So a group of people raided Lena’s house, but she was found dead. I wanted to set the scene that way, but it wasn’t easy to unravel the story afterwards to explain why Lena died. In fact, what I wanted to show in this movie wasn’t how she died. I was more focused on explaining why the group of people wanted to embark on an offline confrontation against Lena and how they acted as a group after they found her dead.

The answer came when another colleague suggested that one of the members of the group could become a victim of the situation, just like Lena did. We thought the fact that another person became a victim like Lena could explain her death. Also, that choice for the script was to show the essence of the online world.

Absurd things are repeated relentlessly on the Internet, don’t you think?

Why did you focus on this particular phenomenon?

I didn’t want to just touch on Internet culture. I wanted the audience, who are already deeply into the culture, to feel that [what’s shown in the movie] is incredibly real, and that viewers with no prior knowledge of this can experience what kind of culture has been implemented online.

In the movie, the group that gathered to punish Lena did not get curious about who Lena was or whether their actions led to her death. They focus on finding out who the real killer is to avoid any blame falling on them.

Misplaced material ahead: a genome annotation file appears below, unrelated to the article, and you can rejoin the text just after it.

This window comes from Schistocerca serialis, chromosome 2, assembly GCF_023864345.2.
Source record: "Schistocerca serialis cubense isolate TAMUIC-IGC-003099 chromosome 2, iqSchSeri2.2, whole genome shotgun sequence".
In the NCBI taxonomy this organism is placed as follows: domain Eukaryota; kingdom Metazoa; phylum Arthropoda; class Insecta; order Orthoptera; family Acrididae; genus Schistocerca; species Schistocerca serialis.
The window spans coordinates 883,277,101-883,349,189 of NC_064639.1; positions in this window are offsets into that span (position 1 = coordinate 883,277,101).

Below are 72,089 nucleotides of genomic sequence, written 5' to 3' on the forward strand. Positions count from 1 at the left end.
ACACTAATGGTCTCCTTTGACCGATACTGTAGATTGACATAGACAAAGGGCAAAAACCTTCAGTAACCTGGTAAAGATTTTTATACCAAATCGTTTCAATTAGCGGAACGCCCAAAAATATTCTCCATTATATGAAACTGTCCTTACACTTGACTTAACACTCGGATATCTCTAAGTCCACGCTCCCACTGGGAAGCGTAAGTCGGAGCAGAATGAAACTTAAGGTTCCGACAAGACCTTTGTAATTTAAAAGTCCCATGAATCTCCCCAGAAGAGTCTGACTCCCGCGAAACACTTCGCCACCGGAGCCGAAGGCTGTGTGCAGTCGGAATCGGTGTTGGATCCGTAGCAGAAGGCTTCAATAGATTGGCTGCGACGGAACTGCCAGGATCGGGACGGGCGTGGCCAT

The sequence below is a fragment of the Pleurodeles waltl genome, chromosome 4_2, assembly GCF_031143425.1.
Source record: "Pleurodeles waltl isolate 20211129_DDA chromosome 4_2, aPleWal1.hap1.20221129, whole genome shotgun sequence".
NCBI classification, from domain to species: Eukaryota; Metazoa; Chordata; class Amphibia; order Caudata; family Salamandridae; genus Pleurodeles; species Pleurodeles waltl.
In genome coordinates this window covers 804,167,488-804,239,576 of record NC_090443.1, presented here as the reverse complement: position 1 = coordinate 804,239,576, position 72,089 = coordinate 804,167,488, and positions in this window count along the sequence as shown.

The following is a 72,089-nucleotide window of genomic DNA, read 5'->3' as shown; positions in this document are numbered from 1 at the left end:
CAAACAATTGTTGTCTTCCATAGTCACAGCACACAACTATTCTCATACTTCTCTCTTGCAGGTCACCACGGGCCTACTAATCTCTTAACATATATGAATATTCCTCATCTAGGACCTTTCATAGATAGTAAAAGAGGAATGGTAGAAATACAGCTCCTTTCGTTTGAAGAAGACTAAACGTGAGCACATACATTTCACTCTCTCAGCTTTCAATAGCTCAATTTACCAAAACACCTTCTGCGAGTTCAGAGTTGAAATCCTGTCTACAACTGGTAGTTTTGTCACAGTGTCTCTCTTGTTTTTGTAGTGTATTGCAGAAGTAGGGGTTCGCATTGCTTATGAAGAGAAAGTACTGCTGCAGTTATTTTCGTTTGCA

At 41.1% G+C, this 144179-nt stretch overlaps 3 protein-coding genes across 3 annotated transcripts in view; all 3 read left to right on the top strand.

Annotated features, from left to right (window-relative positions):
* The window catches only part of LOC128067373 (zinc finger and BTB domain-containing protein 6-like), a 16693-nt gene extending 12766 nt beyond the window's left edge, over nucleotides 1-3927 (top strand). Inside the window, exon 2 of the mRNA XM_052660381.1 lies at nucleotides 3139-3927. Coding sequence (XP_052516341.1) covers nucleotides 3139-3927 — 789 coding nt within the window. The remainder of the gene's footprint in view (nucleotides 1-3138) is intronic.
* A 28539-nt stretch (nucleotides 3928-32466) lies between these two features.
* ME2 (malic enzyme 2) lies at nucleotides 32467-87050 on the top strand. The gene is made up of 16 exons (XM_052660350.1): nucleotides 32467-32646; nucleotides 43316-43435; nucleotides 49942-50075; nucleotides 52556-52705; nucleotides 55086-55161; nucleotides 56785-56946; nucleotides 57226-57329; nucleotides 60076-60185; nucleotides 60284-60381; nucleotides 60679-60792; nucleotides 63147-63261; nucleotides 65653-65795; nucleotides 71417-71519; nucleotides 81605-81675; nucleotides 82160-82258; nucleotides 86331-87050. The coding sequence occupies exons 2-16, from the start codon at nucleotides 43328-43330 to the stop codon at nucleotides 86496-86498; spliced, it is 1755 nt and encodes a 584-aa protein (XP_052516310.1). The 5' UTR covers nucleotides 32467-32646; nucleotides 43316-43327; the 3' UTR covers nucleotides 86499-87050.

So this movie searches for why people in their 20s fall into violent online cultures. In that context, what does the line, “Kids these days have a strong ego, but they don’t really have any supporting elements to sustain their ego” mean?


Men in their teens and 20s gathered to face Lena, who left a malicious comment about a soldier who committed suicide in the movie “Socialphobia.”

While I was writing that part, I focused on what was the core of the many emotions I had back in my college days. I wanted to become something so soon, but I was nothing in real life. It was hard for me to bear that feeling. I recalled that feeling I had when I was writing.

Do you really think that this is what people in their 20s feel these days?

Yes, not just people in their 20s who have fallen into the world of the Internet, but the entire generation wants to be “the one,” instead of being “someone.” I think society also takes part in spreading such an idea. Because it is easy for them to give themselves some glamorous cover online, they become more active in a variety of Internet activities.

Do you expect people to sympathize with why youngsters fall into such a violent culture?

I think both sympathy and antipathy are included in the movie. These feelings are from my own mind.

You just entered your 30s. Do you feel like you are part of that generation?

Yes, this movie was born after my endless self-reflection and consideration.

Is there anything you want to say to people who are in their 20s nowadays?

We live in a world where people want to become more powerful than they actually are. I think the bigger the gap is between real life and imagination, the easier it is for the mind to suffer. I think they need to practice how to admit the difference and accept it.